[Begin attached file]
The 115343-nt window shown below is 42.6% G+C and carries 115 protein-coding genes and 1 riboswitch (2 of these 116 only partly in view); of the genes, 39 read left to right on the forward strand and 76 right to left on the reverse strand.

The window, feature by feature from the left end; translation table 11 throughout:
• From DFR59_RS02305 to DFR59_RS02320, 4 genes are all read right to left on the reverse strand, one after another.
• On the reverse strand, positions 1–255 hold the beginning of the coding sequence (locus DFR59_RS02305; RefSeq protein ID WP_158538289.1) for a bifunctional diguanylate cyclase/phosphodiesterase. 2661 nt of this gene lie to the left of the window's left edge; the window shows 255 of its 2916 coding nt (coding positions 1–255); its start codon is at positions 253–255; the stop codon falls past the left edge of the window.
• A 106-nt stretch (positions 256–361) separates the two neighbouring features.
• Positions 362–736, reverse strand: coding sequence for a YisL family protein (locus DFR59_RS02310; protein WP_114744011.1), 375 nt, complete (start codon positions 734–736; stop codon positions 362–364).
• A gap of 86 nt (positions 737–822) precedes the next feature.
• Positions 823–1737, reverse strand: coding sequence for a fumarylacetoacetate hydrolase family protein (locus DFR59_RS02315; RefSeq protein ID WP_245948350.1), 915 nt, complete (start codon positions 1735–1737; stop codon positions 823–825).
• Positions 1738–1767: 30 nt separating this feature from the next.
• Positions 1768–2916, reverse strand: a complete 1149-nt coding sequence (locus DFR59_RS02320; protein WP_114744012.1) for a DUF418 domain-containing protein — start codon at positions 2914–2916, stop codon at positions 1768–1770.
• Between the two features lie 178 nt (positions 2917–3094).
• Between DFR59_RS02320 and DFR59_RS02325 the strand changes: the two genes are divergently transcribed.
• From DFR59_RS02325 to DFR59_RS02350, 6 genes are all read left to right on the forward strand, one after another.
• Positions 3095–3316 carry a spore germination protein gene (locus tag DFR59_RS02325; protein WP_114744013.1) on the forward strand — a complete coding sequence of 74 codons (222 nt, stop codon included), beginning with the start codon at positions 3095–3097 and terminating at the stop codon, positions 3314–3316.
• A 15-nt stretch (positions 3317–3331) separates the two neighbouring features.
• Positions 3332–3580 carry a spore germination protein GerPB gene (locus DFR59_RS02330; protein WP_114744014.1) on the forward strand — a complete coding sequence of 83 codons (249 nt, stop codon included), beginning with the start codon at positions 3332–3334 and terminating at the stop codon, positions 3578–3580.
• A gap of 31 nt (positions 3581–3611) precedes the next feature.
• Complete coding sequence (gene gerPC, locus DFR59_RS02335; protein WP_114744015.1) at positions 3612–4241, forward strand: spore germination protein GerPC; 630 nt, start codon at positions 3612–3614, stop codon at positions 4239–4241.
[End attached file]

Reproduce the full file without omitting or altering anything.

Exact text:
The 115343-nt window shown below is 42.6% G+C and carries 115 protein-coding genes and 1 riboswitch (2 of these 116 only partly in view); of the genes, 39 read left to right on the forward strand and 76 right to left on the reverse strand.

The window, feature by feature from the left end; translation table 11 throughout:
• From DFR59_RS02305 to DFR59_RS02320, 4 genes are all read right to left on the reverse strand, one after another.
• On the reverse strand, positions 1–255 hold the beginning of the coding sequence (locus DFR59_RS02305; RefSeq protein ID WP_158538289.1) for a bifunctional diguanylate cyclase/phosphodiesterase. 2661 nt of this gene lie to the left of the window's left edge; the window shows 255 of its 2916 coding nt (coding positions 1–255); its start codon is at positions 253–255; the stop codon falls past the left edge of the window.
• A 106-nt stretch (positions 256–361) separates the two neighbouring features.
• Positions 362–736, reverse strand: coding sequence for a YisL family protein (locus DFR59_RS02310; protein WP_114744011.1), 375 nt, complete (start codon positions 734–736; stop codon positions 362–364).
• A gap of 86 nt (positions 737–822) precedes the next feature.
• Positions 823–1737, reverse strand: coding sequence for a fumarylacetoacetate hydrolase family protein (locus DFR59_RS02315; RefSeq protein ID WP_245948350.1), 915 nt, complete (start codon positions 1735–1737; stop codon positions 823–825).
• Positions 1738–1767: 30 nt separating this feature from the next.
• Positions 1768–2916, reverse strand: a complete 1149-nt coding sequence (locus DFR59_RS02320; protein WP_114744012.1) for a DUF418 domain-containing protein — start codon at positions 2914–2916, stop codon at positions 1768–1770.
• Between the two features lie 178 nt (positions 2917–3094).
• Between DFR59_RS02320 and DFR59_RS02325 the strand changes: the two genes are divergently transcribed.
• From DFR59_RS02325 to DFR59_RS02350, 6 genes are all read left to right on the forward strand, one after another.
• Positions 3095–3316 carry a spore germination protein gene (locus tag DFR59_RS02325; protein WP_114744013.1) on the forward strand — a complete coding sequence of 74 codons (222 nt, stop codon included), beginning with the start codon at positions 3095–3097 and terminating at the stop codon, positions 3314–3316.
• A 15-nt stretch (positions 3317–3331) separates the two neighbouring features.
• Positions 3332–3580 carry a spore germination protein GerPB gene (locus DFR59_RS02330; protein WP_114744014.1) on the forward strand — a complete coding sequence of 83 codons (249 nt, stop codon included), beginning with the start codon at positions 3332–3334 and terminating at the stop codon, positions 3578–3580.
• A gap of 31 nt (positions 3581–3611) precedes the next feature.
• Complete coding sequence (gene gerPC, locus DFR59_RS02335; protein WP_114744015.1) at positions 3612–4241, forward strand: spore germination protein GerPC; 630 nt, start codon at positions 3612–3614, stop codon at positions 4239–4241.